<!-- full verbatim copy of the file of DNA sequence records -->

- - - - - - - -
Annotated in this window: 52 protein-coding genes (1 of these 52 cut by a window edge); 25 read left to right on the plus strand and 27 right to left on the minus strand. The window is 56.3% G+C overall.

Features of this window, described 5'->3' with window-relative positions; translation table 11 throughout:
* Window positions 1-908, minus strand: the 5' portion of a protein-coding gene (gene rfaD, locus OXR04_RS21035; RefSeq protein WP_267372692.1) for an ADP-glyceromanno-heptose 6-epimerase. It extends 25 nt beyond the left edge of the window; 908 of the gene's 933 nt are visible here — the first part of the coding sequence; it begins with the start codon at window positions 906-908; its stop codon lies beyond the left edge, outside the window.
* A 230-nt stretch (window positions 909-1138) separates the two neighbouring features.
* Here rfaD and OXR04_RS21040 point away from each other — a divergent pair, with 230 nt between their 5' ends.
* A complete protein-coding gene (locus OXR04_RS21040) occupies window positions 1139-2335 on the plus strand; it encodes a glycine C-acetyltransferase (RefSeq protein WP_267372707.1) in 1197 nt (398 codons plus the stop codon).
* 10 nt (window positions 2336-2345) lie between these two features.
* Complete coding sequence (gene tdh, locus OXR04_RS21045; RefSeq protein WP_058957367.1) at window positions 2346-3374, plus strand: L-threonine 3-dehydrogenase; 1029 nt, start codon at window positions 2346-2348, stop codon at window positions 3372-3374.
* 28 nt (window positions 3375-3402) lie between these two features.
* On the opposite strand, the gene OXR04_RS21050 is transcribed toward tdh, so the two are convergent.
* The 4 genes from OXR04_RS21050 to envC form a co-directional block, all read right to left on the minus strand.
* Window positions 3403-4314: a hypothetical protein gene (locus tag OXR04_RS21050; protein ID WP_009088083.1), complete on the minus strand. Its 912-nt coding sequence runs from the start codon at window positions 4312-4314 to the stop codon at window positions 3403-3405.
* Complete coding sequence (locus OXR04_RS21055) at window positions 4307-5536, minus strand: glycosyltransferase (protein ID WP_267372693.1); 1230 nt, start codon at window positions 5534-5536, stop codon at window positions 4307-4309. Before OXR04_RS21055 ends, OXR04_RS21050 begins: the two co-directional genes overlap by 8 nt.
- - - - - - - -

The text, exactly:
Annotated in this window: 52 protein-coding genes (1 of these 52 cut by a window edge); 25 read left to right on the plus strand and 27 right to left on the minus strand. The window is 56.3% G+C overall.

Features of this window, described 5'->3' with window-relative positions; translation table 11 throughout:
* Window positions 1-908, minus strand: the 5' portion of a protein-coding gene (gene rfaD, locus OXR04_RS21035; RefSeq protein WP_267372692.1) for an ADP-glyceromanno-heptose 6-epimerase. It extends 25 nt beyond the left edge of the window; 908 of the gene's 933 nt are visible here — the first part of the coding sequence; it begins with the start codon at window positions 906-908; its stop codon lies beyond the left edge, outside the window.
* A 230-nt stretch (window positions 909-1138) separates the two neighbouring features.
* Here rfaD and OXR04_RS21040 point away from each other — a divergent pair, with 230 nt between their 5' ends.
* A complete protein-coding gene (locus OXR04_RS21040) occupies window positions 1139-2335 on the plus strand; it encodes a glycine C-acetyltransferase (RefSeq protein WP_267372707.1) in 1197 nt (398 codons plus the stop codon).
* 10 nt (window positions 2336-2345) lie between these two features.
* Complete coding sequence (gene tdh, locus OXR04_RS21045; RefSeq protein WP_058957367.1) at window positions 2346-3374, plus strand: L-threonine 3-dehydrogenase; 1029 nt, start codon at window positions 2346-2348, stop codon at window positions 3372-3374.
* 28 nt (window positions 3375-3402) lie between these two features.
* On the opposite strand, the gene OXR04_RS21050 is transcribed toward tdh, so the two are convergent.
* The 4 genes from OXR04_RS21050 to envC form a co-directional block, all read right to left on the minus strand.
* Window positions 3403-4314: a hypothetical protein gene (locus tag OXR04_RS21050; protein ID WP_009088083.1), complete on the minus strand. Its 912-nt coding sequence runs from the start codon at window positions 4312-4314 to the stop codon at window positions 3403-3405.
* Complete coding sequence (locus OXR04_RS21055) at window positions 4307-5536, minus strand: glycosyltransferase (protein ID WP_267372693.1); 1230 nt, start codon at window positions 5534-5536, stop codon at window positions 4307-4309. Before OXR04_RS21055 ends, OXR04_RS21050 begins: the two co-directional genes overlap by 8 nt.